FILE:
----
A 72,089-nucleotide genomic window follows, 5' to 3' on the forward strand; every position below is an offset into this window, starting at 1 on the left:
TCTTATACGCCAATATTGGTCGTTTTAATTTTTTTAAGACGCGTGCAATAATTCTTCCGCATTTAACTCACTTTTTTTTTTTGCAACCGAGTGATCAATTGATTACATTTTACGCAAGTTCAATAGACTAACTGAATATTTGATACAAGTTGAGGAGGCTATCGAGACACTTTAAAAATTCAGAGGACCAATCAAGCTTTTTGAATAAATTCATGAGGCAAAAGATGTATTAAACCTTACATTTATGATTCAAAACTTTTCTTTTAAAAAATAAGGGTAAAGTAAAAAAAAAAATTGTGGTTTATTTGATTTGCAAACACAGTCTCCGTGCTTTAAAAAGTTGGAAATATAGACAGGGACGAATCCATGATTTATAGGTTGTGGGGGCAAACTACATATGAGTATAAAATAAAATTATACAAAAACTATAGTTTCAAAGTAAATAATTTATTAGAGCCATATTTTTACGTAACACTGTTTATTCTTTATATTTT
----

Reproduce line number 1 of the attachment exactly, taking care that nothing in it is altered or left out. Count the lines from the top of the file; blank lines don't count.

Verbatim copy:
A 72,089-nucleotide genomic window follows, 5' to 3' on the forward strand; every position below is an offset into this window, starting at 1 on the left: